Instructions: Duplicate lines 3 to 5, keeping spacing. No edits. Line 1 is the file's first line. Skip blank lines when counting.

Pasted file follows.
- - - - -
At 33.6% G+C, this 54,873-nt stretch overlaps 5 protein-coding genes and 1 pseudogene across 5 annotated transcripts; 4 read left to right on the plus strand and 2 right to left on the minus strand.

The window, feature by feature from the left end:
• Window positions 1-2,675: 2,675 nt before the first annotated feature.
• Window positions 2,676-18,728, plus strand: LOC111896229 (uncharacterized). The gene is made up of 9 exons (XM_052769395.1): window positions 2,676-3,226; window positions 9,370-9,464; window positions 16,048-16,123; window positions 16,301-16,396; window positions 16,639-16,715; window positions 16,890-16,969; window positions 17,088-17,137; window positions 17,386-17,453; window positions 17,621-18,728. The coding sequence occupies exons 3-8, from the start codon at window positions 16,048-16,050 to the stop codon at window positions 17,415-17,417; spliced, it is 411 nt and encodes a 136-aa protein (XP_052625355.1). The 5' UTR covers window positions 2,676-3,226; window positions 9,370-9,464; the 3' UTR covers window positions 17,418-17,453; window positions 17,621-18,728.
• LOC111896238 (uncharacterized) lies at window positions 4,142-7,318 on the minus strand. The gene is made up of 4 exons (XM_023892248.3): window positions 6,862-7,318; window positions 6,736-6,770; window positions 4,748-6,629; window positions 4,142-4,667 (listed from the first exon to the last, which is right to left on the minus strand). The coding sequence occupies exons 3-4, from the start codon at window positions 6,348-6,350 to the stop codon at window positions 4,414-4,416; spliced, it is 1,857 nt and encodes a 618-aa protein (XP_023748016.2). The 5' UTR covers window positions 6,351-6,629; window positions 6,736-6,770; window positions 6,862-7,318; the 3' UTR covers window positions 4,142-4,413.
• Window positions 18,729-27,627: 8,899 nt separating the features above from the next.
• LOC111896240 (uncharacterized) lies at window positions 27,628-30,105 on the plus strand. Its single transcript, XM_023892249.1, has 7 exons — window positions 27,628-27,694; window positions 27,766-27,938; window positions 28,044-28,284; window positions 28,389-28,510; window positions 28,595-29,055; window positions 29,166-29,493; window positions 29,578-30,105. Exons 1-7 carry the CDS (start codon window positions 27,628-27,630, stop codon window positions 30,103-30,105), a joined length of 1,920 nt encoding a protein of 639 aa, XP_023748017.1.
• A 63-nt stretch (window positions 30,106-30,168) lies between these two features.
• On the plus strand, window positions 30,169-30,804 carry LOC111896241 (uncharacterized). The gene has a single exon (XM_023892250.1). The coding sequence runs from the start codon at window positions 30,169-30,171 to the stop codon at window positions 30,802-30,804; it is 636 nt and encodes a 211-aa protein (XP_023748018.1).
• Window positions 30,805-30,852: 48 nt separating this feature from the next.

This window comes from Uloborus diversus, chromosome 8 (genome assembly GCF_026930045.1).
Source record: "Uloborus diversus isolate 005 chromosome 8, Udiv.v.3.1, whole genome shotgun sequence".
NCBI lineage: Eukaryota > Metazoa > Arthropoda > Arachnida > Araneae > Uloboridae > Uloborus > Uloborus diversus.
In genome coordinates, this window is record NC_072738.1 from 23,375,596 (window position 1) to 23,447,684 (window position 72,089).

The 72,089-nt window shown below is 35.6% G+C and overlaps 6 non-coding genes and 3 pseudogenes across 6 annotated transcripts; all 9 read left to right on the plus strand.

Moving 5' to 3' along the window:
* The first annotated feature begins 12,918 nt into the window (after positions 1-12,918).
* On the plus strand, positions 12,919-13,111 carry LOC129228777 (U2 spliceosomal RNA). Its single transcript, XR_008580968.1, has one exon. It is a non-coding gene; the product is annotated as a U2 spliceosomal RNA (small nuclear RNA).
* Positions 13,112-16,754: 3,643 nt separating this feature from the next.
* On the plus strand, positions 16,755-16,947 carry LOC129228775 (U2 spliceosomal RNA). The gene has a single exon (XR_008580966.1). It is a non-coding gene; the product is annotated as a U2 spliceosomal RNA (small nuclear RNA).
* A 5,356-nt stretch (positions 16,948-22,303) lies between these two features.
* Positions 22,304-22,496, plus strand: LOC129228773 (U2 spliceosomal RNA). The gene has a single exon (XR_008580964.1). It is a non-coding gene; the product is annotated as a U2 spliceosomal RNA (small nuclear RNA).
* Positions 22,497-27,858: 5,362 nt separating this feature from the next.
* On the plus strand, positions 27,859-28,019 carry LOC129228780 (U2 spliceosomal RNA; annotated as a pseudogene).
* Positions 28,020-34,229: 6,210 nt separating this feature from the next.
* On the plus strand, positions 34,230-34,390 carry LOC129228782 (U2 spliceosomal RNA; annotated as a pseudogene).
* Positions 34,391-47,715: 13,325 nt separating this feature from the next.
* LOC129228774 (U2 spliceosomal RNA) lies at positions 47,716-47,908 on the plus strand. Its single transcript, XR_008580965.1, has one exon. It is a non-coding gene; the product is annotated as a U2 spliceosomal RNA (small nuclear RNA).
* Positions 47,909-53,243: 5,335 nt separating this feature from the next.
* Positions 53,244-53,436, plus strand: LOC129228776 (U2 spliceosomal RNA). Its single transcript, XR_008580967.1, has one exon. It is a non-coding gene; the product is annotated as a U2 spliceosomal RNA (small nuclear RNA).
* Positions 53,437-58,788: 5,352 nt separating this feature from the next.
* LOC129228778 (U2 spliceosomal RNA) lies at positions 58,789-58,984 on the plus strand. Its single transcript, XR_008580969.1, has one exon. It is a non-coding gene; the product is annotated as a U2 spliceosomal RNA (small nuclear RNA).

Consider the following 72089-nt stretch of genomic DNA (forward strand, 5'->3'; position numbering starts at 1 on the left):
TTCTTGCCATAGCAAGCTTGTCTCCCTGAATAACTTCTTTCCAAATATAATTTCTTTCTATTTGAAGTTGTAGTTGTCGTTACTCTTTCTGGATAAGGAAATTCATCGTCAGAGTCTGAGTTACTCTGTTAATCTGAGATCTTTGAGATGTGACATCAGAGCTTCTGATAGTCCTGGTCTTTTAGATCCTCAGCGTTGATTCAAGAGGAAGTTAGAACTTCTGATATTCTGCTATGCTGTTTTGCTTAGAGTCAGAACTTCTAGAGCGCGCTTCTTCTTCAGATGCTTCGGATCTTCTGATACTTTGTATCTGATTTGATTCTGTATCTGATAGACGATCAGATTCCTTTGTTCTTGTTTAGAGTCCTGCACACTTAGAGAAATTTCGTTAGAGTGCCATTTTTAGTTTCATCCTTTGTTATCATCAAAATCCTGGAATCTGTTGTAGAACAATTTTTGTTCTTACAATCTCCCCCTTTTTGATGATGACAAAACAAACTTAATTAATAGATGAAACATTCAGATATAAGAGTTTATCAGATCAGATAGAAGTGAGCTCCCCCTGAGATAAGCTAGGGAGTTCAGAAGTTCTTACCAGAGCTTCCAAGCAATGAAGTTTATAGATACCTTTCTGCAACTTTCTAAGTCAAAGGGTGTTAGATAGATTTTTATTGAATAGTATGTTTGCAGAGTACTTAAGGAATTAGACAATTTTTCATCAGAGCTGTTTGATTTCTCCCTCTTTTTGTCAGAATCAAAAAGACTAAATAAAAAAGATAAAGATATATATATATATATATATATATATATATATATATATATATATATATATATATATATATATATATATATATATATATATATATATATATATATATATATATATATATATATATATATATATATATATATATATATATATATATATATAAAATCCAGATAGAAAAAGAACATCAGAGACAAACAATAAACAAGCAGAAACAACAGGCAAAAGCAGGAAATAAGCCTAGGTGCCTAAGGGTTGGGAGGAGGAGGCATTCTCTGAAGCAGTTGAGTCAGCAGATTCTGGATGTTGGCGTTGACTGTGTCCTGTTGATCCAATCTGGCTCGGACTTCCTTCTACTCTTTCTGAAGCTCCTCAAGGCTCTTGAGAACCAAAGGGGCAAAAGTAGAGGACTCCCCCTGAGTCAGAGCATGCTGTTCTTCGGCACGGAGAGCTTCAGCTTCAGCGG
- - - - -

• Window positions 1-2,675: 2,675 nt before the first annotated feature.
• Window positions 2,676-18,728, plus strand: LOC111896229 (uncharacterized). The gene is made up of 9 exons (XM_052769395.1): window positions 2,676-3,226; window positions 9,370-9,464; window positions 16,048-16,123; window positions 16,301-16,396; window positions 16,639-16,715; window positions 16,890-16,969; window positions 17,088-17,137; window positions 17,386-17,453; window positions 17,621-18,728. The coding sequence occupies exons 3-8, from the start codon at window positions 16,048-16,050 to the stop codon at window positions 17,415-17,417; spliced, it is 411 nt and encodes a 136-aa protein (XP_052625355.1). The 5' UTR covers window positions 2,676-3,226; window positions 9,370-9,464; the 3' UTR covers window positions 17,418-17,453; window positions 17,621-18,728.
• LOC111896238 (uncharacterized) lies at window positions 4,142-7,318 on the minus strand. The gene is made up of 4 exons (XM_023892248.3): window positions 6,862-7,318; window positions 6,736-6,770; window positions 4,748-6,629; window positions 4,142-4,667 (listed from the first exon to the last, which is right to left on the minus strand). The coding sequence occupies exons 3-4, from the start codon at window positions 6,348-6,350 to the stop codon at window positions 4,414-4,416; spliced, it is 1,857 nt and encodes a 618-aa protein (XP_023748016.2). The 5' UTR covers window positions 6,351-6,629; window positions 6,736-6,770; window positions 6,862-7,318; the 3' UTR covers window positions 4,142-4,413.